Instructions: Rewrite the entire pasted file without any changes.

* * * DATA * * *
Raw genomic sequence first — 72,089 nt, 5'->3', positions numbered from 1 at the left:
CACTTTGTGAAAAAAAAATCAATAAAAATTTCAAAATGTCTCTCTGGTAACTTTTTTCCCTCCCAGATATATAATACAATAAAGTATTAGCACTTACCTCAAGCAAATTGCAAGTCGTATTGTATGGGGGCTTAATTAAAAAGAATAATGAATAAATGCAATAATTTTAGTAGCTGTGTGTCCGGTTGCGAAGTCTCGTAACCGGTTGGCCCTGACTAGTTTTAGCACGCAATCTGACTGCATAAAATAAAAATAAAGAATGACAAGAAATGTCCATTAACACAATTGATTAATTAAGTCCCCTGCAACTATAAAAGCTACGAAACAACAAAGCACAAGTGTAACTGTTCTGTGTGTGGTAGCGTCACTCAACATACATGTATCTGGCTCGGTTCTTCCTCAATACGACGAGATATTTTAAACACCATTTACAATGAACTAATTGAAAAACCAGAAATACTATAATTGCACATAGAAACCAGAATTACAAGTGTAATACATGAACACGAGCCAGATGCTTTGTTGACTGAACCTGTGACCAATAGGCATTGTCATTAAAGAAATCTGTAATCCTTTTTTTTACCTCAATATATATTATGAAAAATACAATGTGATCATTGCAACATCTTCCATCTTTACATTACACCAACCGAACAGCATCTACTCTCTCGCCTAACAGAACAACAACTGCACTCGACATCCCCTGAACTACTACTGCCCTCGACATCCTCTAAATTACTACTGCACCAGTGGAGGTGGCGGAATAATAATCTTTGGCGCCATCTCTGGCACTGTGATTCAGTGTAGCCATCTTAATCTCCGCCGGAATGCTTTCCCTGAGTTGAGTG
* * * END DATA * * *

Raw genomic sequence first — 72,089 nt, 5'->3', positions numbered from 1 at the left:
CACTTTGTGAAAAAAAAATCAATAAAAATTTCAAAATGTCTCTCTGGTAACTTTTTTCCCTCCCAGATATATAATACAATAAAGTATTAGCACTTACCTCAAGCAAATTGCAAGTCGTATTGTATGGGGGCTTAATTAAAAAGAATAATGAATAAATGCAATAATTTTAGTAGCTGTGTGTCCGGTTGCGAAGTCTCGTAACCGGTTGGCCCTGACTAGTTTTAGCACGCAATCTGACTGCATAAAATAAAAATAAAGAATGACAAGAAATGTCCATTAACACAATTGATTAATTAAGTCCCCTGCAACTATAAAAGCTACGAAACAACAAAGCACAAGTGTAACTGTTCTGTGTGTGGTAGCGTCACTCAACATACATGTATCTGGCTCGGTTCTTCCTCAATACGACGAGATATTTTAAACACCATTTACAATGAACTAATTGAAAAACCAGAAATACTATAATTGCACATAGAAACCAGAATTACAAGTGTAATACATGAACACGAGCCAGATGCTTTGTTGACTGAACCTGTGACCAATAGGCATTGTCATTAAAGAAATCTGTAATCCTTTTTTTTACCTCAATATATATTATGAAAAATACAATGTGATCATTGCAACATCTTCCATCTTTACATTACACCAACCGAACAGCATCTACTCTCTCGCCTAACAGAACAACAACTGCACTCGACATCCCCTGAACTACTACTGCCCTCGACATCCTCTAAATTACTACTGCACCAGTGGAGGTGGCGGAATAATAATCTTTGGCGCCATCTCTGGCACTGTGATTCAGTGTAGCCATCTTAATCTCCGCCGGAATGCTTTCCCTGAGTTGAGTG